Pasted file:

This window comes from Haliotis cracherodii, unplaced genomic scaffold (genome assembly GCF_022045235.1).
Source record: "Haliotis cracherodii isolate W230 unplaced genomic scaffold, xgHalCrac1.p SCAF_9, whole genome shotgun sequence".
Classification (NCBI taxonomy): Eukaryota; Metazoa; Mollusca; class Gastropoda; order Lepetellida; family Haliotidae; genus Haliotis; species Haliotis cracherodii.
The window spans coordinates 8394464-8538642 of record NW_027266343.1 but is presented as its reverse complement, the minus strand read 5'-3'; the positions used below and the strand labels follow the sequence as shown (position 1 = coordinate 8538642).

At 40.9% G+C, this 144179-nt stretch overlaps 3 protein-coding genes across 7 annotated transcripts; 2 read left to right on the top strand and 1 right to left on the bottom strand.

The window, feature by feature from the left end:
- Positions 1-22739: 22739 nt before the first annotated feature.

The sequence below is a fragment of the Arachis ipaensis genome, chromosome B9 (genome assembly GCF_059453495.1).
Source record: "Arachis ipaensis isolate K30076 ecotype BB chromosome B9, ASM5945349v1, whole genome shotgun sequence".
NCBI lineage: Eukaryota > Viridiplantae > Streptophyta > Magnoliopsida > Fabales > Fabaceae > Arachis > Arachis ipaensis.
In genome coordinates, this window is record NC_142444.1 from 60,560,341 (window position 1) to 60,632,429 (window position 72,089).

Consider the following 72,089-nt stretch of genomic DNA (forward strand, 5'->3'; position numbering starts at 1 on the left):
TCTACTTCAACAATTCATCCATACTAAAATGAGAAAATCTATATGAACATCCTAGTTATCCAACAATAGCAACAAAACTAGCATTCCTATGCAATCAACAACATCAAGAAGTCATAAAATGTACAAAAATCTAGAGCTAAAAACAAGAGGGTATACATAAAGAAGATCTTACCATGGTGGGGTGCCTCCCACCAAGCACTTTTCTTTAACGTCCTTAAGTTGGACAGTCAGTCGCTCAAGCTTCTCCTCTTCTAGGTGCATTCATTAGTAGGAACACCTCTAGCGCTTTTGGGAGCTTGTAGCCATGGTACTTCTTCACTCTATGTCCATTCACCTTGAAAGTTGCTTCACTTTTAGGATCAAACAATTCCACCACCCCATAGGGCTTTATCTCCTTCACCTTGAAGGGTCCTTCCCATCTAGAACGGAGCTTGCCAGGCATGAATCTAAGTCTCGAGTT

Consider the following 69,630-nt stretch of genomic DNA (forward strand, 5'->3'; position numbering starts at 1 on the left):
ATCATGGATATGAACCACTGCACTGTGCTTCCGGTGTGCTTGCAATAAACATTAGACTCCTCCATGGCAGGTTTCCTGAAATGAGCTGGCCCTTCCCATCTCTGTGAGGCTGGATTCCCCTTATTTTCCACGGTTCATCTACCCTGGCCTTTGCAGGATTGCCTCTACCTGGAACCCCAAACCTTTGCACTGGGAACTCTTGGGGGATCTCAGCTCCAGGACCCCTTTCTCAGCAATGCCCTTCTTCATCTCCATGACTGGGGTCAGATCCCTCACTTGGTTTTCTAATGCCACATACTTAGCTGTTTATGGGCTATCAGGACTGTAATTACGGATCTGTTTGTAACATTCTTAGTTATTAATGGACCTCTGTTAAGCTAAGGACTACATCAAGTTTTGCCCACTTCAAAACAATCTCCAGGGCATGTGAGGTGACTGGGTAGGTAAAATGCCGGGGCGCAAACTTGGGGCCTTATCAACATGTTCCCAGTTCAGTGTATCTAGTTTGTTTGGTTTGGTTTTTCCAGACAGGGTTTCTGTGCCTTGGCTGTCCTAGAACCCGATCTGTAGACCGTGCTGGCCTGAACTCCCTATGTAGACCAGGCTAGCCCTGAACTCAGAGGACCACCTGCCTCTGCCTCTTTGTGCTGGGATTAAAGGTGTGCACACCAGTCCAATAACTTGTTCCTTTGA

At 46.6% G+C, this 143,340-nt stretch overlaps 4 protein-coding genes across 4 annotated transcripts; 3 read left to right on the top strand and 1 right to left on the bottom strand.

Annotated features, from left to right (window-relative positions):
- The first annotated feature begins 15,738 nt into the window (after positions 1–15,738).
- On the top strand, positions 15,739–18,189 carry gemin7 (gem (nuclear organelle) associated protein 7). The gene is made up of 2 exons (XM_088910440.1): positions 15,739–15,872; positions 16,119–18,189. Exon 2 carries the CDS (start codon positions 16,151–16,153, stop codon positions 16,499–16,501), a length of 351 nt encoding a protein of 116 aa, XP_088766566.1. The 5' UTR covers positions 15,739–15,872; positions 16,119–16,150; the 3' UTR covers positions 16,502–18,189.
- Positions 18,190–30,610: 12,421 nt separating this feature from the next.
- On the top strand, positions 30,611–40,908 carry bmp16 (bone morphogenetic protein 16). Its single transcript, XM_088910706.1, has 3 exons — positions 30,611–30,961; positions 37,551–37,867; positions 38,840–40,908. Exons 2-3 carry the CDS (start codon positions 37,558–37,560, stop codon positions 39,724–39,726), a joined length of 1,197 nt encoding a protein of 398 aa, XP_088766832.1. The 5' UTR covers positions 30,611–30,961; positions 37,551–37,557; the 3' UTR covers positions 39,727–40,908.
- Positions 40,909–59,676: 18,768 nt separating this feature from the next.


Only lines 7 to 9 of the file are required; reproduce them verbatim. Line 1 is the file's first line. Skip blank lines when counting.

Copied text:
- Positions 1-22739: 22739 nt before the first annotated feature.

The sequence below is a fragment of the Arachis ipaensis genome, chromosome B9 (genome assembly GCF_059453495.1).
Source record: "Arachis ipaensis isolate K30076 ecotype BB chromosome B9, ASM5945349v1, whole genome shotgun sequence".